The gist being that, when we make the atmosphere more opaque to IR by putting more CO2 into it, “the atmospheric back radiation” (all-sky DWLWIR at sfc) will naturally increase as a result, reducing the radiative heat loss (net LW) from the surface up. And do note, it will increase regardless of (and thus, on top of) any atmospheric rise in temperature, which would itself cause an increase. Which is to say that it will always distinctly increase also RELATIVE TO tropospheric temps (which are, by definition, altitude-specific (fixed at one particular level, like ‘the lower troposphere’ (LT))). That is, even when tropospheric temps do go up, the DWLWIR should be observed to increase systematically and significantly MORE than what we would expect from the temperature rise alone. Because the EALIR moves further down.
Conversely, at the other end, at the ToA, the EALOR moves the opposite way, up into colder layers of air, which means the all-sky OLR (the outward emission flux) should rather be observed to systematically and significantly decrease over time relative to tropospheric temps. If tropospheric temps were to go up, while the DWLWIR at the surface should be observed to go significantly more up, the OLR at the ToA should instead be observed to go significantly less up, because the warming of the troposphere would simply serve to offset the ‘cooling’ of the effective emission to space due to the rise of the EALOR into colder strata of air.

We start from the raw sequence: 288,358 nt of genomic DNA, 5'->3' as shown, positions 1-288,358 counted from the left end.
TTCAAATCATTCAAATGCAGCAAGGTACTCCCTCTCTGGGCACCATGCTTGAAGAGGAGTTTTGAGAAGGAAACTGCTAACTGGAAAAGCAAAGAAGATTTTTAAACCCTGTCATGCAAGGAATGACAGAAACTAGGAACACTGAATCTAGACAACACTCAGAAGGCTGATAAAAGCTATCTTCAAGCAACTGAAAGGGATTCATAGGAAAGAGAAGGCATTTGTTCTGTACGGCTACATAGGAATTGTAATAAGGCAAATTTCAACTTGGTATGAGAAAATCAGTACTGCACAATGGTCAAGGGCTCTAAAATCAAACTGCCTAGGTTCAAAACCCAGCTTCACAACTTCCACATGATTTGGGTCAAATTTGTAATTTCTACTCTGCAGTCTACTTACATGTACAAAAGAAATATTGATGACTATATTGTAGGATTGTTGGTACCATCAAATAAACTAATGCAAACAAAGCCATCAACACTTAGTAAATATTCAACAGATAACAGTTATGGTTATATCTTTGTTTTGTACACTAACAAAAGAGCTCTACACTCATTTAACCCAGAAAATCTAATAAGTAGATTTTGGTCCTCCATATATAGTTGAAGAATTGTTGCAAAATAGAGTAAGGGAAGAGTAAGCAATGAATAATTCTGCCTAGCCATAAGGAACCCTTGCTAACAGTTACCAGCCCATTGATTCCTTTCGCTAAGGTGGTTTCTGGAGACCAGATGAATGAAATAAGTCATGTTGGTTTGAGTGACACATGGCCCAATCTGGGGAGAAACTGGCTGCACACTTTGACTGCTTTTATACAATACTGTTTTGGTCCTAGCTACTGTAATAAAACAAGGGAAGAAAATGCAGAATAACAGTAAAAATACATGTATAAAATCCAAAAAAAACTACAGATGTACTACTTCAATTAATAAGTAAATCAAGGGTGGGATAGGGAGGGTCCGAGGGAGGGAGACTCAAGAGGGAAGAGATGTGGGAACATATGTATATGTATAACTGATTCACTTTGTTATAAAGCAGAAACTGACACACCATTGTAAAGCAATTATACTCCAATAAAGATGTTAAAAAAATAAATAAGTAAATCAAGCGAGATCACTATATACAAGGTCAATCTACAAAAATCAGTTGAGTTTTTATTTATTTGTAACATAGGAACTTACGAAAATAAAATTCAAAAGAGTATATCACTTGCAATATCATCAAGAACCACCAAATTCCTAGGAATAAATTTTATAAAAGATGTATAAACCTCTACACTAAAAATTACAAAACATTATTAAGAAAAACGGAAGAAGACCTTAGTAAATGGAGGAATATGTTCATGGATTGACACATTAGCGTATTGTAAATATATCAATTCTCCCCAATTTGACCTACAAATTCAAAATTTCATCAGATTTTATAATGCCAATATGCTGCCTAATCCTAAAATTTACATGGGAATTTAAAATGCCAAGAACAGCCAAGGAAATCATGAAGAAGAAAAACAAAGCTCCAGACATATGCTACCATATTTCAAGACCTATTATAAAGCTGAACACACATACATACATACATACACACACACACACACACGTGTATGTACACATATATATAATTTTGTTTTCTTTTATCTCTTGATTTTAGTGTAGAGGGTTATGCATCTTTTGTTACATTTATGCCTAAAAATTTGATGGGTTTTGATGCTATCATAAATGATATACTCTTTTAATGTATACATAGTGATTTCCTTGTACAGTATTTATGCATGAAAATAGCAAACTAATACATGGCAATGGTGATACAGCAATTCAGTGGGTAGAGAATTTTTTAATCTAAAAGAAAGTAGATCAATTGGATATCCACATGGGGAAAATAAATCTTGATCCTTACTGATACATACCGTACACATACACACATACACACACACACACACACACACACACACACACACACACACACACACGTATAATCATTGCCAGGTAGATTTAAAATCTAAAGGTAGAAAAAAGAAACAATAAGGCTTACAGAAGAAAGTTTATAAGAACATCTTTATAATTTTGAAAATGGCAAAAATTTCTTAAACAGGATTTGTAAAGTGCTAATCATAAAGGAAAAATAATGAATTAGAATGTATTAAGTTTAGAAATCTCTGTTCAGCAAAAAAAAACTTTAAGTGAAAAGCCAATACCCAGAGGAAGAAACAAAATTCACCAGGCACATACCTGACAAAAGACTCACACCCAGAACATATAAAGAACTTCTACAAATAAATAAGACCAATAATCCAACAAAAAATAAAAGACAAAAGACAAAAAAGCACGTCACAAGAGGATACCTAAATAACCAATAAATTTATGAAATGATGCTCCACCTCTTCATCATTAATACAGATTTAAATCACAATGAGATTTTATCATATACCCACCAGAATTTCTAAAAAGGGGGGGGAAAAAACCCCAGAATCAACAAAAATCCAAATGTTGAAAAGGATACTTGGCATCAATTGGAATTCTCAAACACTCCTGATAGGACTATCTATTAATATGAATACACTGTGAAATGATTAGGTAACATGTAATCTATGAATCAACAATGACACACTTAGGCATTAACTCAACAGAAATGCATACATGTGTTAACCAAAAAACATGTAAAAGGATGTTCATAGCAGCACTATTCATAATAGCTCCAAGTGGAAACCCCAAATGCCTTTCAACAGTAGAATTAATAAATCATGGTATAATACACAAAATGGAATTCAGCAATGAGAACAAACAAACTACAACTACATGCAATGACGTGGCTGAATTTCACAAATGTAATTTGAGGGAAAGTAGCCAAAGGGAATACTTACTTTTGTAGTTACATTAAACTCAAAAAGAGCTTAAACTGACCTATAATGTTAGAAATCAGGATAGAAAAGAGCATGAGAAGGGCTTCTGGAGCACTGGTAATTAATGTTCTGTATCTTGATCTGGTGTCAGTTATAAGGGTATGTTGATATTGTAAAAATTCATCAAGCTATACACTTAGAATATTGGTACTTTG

What we’re looking for, then, if indeed there is an “enhancement” of some “radiative GHE” going on in the Earth system, causing global warming, is ideally the following:
OLR stays flat, while TLT increases significantly and systematically over time;
TLT increases systematically over time, but DWLWIR increases significantly even more.
Effectively summed up in this simplified diagram.
Figure 4. Note, this schematic disregards – for the sake of simplicity – any solar warming at work.
However, we also expect to observe one more “greenhouse” signature.